Philippe E. Spiess, MD, MS, associate member in the departments of genitourinary oncology and tumor biology at Moffitt Cancer Center in Tampa, FL, said the findings of this study are concerning and raise questions about increased hospitalizations and higher costs from AKI following RN and PN. However, he said much more research into this trend is warranted to uncover what is fueling it.

“One must be cautious in that this study was retrospective in its design, whereby it is not conclusive whether the patient populations [receiving RN or PN] were in fact similar in terms of baseline preoperative renal function and associated risks for AKI,” Dr Spiess told Cancer Therapy Advisor. “The results of this study should be assessed in a more rigorous, prospective study design using homogeneous inclusion criteria encompassing renal function and surgical criteria.”

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He said that although the results from this study will require further validation, more aggressive surgical management in patients with localized RCC may be creating this trend.

“There have been attempts to selectively operate in patients with small renal masses with the increased popularity of active surveillance and image-guided biopsy prior to proceeding with surgical intervention,” Dr Spiess explained. “If the results of this study are in fact corroborated in subsequent prospective studies, it would raise caution that a better assessment of preoperative renal function and risk of perioperative AKI be obtained and minimized in concert with optimization of reversible risk factors and with internal medicine and nephrology consultations.”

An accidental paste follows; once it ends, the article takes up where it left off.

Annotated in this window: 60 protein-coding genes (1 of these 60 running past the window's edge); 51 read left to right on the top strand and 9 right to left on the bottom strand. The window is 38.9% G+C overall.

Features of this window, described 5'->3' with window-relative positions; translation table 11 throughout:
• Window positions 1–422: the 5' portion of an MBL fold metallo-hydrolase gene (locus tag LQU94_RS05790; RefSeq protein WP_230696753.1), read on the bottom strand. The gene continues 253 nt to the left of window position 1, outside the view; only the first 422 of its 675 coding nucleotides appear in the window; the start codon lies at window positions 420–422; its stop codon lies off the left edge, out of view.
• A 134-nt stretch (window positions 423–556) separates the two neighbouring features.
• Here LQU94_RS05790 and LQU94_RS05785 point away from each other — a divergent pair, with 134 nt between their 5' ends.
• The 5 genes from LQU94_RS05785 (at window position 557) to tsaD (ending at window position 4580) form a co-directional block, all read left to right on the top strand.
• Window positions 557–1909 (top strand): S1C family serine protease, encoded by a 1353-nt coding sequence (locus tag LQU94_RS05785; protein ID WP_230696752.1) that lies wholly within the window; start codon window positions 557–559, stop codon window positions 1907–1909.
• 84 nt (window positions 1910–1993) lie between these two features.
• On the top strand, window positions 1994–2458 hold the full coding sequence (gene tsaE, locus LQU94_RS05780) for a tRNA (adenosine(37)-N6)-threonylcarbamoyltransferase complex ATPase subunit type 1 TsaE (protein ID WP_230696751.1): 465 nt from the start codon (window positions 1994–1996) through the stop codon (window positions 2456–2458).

Urologic surgeon Robert Grubb III, MD, associate professor of surgery at the Washington University School of Medicine in St. Louis, MO, said this study adds to a growing body of literature from the past 15 years that looks at the relationship between renal surgery techniques and renal function. This literature, he noted, showed that nephron-sparing surgery was associated with improved preservation of renal function, compared with RN.

Dr Grubb said researchers have also looked at the utilization of nephron-sparing surgery and implementation of new surgical techniques for managing renal cancer. These include PR, laparoscopic RN, laparoscopic PN, robotic PN, and energy ablative techniques such as cryoablation and radiofrequency ablation. He said differential application of these techniques has been shown to vary by practice location, such as academic versus community and urban versus rural, and that socioeconomic factors may also be involved.

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“The variance in treatment across practice settings brings up issues of regionalization to centers of excellence where all treatment options can be considered,” Dr Grubb told Cancer Therapy Advisor. “These trends are overlaid on an aging population with an increasing incidence of renal cell cancer and increasing comorbidities that can add to the risk of AKI, such as hypertension, diabetes, and obesity.”

He also said that this study reinforces the fact that clinicians who are managing patients with renal masses must carefully evaluate each patient individually to determine their renal function and risk factors for postoperative AKI.


  1. Schmid M, Rafi P, Krishna N, et al. MP63-17 Trends of acute kidney injury after radical or partial nephrectomy for renal cell carcinoma. J Urol. 2016;193(4):e796.